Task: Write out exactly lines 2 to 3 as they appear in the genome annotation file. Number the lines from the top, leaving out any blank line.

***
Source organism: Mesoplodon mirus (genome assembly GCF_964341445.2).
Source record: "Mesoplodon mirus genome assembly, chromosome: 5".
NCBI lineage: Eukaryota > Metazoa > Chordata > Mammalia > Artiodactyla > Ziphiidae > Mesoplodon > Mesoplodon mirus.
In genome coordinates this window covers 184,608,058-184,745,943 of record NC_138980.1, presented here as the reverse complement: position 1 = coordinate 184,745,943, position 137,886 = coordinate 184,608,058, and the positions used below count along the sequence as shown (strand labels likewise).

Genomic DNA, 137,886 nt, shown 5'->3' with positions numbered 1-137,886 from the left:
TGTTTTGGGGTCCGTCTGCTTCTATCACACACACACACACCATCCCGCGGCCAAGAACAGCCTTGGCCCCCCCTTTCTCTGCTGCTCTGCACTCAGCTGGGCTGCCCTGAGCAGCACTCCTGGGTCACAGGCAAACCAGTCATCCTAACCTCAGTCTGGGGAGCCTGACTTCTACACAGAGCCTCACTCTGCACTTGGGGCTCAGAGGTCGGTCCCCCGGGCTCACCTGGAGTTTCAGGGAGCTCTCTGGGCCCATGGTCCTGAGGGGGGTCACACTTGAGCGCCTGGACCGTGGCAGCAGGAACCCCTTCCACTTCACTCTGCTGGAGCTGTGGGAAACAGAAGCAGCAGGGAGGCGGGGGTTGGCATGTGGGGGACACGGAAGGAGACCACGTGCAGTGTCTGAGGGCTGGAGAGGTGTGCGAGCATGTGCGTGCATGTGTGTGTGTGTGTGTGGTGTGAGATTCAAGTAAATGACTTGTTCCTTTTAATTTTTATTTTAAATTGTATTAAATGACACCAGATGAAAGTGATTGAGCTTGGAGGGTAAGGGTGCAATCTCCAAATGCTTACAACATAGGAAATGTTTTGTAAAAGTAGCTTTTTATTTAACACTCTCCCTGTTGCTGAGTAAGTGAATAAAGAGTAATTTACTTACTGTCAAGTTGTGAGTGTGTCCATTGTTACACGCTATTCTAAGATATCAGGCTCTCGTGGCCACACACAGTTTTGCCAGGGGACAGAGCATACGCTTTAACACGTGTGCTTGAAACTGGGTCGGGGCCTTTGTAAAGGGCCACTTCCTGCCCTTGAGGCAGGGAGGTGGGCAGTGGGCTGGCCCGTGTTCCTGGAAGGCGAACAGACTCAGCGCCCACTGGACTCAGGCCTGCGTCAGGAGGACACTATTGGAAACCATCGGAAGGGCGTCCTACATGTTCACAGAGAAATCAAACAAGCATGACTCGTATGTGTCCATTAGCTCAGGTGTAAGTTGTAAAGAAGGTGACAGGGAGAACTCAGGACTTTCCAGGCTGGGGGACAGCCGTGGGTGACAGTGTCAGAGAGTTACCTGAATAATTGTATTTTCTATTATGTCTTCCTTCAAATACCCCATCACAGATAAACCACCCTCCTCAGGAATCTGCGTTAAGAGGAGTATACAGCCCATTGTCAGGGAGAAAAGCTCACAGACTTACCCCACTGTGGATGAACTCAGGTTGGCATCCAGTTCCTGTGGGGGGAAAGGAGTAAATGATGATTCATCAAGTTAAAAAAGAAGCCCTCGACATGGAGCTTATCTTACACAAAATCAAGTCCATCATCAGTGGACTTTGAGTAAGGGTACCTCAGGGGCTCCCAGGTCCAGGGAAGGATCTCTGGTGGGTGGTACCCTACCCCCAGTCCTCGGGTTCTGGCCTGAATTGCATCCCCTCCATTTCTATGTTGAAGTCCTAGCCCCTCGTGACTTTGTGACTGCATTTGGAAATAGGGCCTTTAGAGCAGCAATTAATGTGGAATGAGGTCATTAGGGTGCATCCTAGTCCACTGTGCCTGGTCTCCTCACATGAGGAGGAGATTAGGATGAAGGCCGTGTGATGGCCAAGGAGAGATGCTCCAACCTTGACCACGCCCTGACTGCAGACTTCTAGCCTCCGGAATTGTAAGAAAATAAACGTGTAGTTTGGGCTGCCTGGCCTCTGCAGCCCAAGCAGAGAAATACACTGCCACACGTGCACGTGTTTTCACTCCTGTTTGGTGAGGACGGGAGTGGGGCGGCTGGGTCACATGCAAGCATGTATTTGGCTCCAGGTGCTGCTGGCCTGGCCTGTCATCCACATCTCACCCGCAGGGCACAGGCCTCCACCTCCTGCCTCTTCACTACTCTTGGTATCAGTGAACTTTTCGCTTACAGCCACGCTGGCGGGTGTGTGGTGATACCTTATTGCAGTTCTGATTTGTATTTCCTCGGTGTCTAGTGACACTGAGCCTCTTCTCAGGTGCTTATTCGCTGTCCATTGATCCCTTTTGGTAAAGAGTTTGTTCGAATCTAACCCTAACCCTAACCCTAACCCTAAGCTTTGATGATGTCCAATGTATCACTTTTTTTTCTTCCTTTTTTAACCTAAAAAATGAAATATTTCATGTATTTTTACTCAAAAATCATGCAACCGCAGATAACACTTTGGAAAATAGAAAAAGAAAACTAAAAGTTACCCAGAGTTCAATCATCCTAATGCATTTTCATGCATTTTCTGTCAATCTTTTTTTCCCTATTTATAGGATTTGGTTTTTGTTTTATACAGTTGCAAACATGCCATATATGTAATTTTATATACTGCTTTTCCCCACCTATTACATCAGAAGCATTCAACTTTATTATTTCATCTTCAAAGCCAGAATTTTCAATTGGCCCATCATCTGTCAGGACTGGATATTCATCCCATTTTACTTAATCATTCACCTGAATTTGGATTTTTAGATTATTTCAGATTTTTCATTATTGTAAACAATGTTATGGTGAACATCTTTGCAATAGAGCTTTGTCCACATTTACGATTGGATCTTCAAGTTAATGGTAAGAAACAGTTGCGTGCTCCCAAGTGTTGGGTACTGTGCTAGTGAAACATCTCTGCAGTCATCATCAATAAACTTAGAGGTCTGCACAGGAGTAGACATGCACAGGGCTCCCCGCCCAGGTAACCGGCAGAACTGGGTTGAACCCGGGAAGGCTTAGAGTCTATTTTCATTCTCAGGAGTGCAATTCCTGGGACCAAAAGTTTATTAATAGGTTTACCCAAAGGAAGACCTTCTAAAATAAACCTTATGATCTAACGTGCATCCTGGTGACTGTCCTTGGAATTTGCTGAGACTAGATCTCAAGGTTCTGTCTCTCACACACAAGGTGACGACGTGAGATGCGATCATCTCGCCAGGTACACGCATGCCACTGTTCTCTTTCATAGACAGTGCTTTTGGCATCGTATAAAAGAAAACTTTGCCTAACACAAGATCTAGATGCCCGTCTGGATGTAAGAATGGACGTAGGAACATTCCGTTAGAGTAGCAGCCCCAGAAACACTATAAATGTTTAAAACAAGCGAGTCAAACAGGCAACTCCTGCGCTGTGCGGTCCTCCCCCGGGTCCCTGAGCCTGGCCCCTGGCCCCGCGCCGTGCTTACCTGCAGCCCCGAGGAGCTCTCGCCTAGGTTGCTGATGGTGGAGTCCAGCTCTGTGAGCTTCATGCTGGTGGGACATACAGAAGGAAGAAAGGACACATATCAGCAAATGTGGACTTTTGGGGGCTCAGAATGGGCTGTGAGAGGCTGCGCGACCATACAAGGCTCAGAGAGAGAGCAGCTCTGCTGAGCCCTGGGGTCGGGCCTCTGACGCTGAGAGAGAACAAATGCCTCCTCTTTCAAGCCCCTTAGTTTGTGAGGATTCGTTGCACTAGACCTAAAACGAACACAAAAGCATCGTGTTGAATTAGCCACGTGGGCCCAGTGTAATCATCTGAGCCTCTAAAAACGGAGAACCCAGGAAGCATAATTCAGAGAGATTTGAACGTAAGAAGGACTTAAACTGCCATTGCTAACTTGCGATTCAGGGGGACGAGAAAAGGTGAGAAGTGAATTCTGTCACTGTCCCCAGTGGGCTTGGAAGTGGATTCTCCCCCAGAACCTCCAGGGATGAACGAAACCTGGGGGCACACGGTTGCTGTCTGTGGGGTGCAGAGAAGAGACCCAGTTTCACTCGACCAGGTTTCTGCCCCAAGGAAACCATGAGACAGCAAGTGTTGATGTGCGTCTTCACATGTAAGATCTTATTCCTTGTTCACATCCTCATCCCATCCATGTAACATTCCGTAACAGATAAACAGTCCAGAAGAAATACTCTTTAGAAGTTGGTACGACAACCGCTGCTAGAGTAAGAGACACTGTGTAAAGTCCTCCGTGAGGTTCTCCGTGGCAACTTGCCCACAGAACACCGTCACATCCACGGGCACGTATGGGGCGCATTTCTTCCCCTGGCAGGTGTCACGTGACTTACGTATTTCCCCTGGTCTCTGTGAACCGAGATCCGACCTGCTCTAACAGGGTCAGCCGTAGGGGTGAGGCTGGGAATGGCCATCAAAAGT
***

Source record: "Mesoplodon mirus genome assembly, chromosome: 5".
NCBI lineage: Eukaryota > Metazoa > Chordata > Mammalia > Artiodactyla > Ziphiidae > Mesoplodon > Mesoplodon mirus.